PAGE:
Because MHC mRNA levels were unchanged in the MR dogs, we examined whether MR had any effect on the ability of MHC mRNA to be translated into protein. In Fig. 7, the functional distribution of MHC mRNA in free, nonpolysome fractions and bound, actively translating polysome fractions was determined in both the LV and RV of the MR dogs. Cardiac polysomes were resolved on 15–50% linear sucrose gradients, and MHC mRNA levels in the gradient fractions were measured by slot blotting using the β-MHC cDNA probe. The amount of recovered rRNA in each fraction was measured by stripping the blot and hybridizing it to the 28S rRNA probe. The percentage of MHC mRNA in each gradient fraction was calculated from the sum total of MHC mRNA in all of the gradient fractions. The values were divided by the percentage of 28S rRNA in each corresponding fraction, thereby correcting for any differences in recovery of ribosomes and polysomes. Figure 7 shows that there were no differences in the distribution of MHC mRNA in the LV of the MR dogs at any time point measured during MR, and the same distribution was observed in the companion, more normally loaded, RV from the same hearts. MHC mRNA did not mobilize from the unbound region of the gradient into the polysome fractions, nor was there any significant shift of MHC into heavier polysomes. These data demonstrate that volume overload did not significantly alter the efficiency of protein synthesis as the amount and distribution of MHC mRNA in nonpolysome and polysome fractions were unchanged.

Fig. 7.

Polysome distribution of MHC mRNA in control and MR dogs. MHC mRNA was measured in each gradient fraction by slot-blotting using a β-MHC cDNA probe. The blots were stripped and probed for 28S rRNA. The percentage of MHC mRNA in each gradient fraction was calculated and corrected for rRNA recovery by dividing by the percentage of 28S rRNA in each corresponding fraction. Fraction 1 contained the tissue homogenate layered on the top of the gradient, fractions 2 and3 contained the 40S and 60S ribosome subunits and the 80S ribosomes, and fractions 4–8 contained the polysomes.A: polysomes prepared from the LV. B: polysomes prepared from the companion RV of each heart. Values are means ± SE.

DISCUSSION

Hypertrophy in MR

In both experimental and clinical MR, the amount of hypertrophy that occurs is relatively modest compared with that found in other types of valvular heart disease, even when the MR is extremely severe (4, 7,18). Modest hypertrophy was confirmed in the current study when after 3 mo of severe MR, LV mass normalized to body weight had increased by only 23% compared with the baseline values. The current study, in tandem with our previous work (14), helps explain the processes whereby only modest hypertrophy develops in severe MR. For hypertrophy to occur, the rate of myocardial protein synthesis must exceed the rate of protein degradation either because Ks increases or Kd decreases. In acute MR, there is no significant increase in Ksfor MHC (14). This contrasts to acute pressure overload, in which Ks for MHC increases by 45% within the first 6 h after pressure overload is created. The present study extends these findings by demonstrating that MHC Ks did not significantly increase even during more chronic MR. At 80% power, it would require a minimal sample size of 20 dogs per group to detect a type II error for the small differences in MHC Ksmeasured in this study. Thus, although a larger sample size might have found the increases in MHC Ks to be statistically significant, the decrease in MHC Kd accounted for most of the MHC accumulation during LV growth. Taken together, these studies indicate that a decrease in the fractional rate of protein degradation has a major role in regulating hypertrophic growth during chronic MR.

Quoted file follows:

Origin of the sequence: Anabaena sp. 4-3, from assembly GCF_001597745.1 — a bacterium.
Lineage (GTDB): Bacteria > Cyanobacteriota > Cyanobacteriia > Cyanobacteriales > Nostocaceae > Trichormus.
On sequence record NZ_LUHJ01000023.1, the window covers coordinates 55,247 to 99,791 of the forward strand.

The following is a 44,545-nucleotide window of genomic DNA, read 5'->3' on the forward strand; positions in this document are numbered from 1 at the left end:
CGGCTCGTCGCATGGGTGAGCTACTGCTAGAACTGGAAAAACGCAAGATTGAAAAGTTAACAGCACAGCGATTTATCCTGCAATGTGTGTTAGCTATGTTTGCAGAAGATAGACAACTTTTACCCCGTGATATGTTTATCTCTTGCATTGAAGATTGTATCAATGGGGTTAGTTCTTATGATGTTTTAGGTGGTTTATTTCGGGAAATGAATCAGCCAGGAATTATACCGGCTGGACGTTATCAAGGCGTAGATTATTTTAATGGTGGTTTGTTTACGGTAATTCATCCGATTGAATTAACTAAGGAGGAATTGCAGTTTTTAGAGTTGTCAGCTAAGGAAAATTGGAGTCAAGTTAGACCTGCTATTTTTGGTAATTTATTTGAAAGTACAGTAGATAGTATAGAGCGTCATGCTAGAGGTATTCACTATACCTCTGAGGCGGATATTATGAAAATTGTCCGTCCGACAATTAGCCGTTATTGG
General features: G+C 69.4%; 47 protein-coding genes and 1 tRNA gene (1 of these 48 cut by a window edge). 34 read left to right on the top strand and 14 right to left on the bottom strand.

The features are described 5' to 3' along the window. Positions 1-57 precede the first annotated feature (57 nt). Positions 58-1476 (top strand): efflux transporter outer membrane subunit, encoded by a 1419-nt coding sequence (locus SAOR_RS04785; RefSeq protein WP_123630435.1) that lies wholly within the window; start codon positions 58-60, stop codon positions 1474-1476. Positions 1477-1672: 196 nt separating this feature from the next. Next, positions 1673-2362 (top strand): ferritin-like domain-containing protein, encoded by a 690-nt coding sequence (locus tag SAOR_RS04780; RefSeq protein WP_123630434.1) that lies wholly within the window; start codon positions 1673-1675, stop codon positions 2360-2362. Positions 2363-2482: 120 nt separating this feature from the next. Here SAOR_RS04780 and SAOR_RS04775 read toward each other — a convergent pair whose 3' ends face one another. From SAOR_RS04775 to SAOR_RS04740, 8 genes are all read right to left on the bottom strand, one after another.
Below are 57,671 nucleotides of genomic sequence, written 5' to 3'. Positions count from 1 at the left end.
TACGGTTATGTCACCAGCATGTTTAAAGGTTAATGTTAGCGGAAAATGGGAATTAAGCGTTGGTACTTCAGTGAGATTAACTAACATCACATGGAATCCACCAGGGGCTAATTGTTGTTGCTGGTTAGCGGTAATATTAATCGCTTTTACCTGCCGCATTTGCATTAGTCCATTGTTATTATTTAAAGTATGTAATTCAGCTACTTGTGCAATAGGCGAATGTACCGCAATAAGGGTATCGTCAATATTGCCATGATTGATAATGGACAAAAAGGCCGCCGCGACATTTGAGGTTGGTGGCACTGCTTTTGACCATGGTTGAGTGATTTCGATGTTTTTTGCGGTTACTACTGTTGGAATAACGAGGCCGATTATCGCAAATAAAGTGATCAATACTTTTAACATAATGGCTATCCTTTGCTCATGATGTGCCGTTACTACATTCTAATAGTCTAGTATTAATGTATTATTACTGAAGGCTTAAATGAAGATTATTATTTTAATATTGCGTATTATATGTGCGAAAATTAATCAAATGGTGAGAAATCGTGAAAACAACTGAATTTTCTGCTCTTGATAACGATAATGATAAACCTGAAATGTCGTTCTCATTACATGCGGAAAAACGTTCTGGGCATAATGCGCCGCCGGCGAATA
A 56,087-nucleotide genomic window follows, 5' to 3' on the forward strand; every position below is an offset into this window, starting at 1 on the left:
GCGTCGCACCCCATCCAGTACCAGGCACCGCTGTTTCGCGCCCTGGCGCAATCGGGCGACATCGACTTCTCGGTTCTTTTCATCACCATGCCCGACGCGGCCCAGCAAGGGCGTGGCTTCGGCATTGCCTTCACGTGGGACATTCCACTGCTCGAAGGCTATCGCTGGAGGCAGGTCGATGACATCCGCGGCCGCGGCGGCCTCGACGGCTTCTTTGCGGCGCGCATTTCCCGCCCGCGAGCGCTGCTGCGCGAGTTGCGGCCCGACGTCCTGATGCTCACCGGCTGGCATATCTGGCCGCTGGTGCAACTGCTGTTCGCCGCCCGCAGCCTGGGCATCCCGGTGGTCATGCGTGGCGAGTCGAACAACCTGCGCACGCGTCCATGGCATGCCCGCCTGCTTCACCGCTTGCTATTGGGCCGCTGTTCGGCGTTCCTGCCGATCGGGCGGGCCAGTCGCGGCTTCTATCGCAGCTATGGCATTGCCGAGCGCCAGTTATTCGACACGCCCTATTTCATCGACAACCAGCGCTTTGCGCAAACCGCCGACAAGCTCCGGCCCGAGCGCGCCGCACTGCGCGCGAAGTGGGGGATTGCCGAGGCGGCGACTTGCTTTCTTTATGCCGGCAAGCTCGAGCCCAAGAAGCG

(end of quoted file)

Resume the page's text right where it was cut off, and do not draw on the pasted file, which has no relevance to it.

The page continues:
The key question of this study is why there is not a significant acceleration of the fractional rate of protein synthesis in response to MR. The most plausible explanation is that the translational mechanisms that regulate the rate of cardiac protein synthesis respond differently to volume overload compared with pressure overload. For example, MR does not produce a significant increase in translational efficiency, defined as the rate of protein synthesis divided by ribosome content, whereas acute pressure overload does produce a significant increase in translational efficiency (14). Consistent with these findings, we have shown that acute differences in anabolic responsiveness to pressure overload vs. volume overload may be due to the extent of phosphorylation of eukaryotic initiation factor (eIF) 4E (eIF-4E), a rate-limiting factor for protein synthesis (29). Phosphorylation of eIF-4E is increased in response to acute pressure overload but not in response to acute volume overload. The functional significance of eIF-4E phosphorylation is that it increases the rate of translational initiation (22). An alternative explanation for the lack of anabolic responsiveness to volume overload would be an actual decrease in the rate of translational initiation. Studies using a rat model of head-down tilt to produce an increase in preload have shown that translational efficiency is decreased via a mechanism involving phosphorylation of eIF-2α (21). It is well known that phosphorylation of translational eIF-2α causes a block in peptide chain initiation (12). However, this possibility is unlikely in the MR model because we did not observe a decrease in translational efficiency as reflected either by the distribution of MHC mRNA in polysome gradients or by simply dividing the rate of MHC synthesis by RNA content.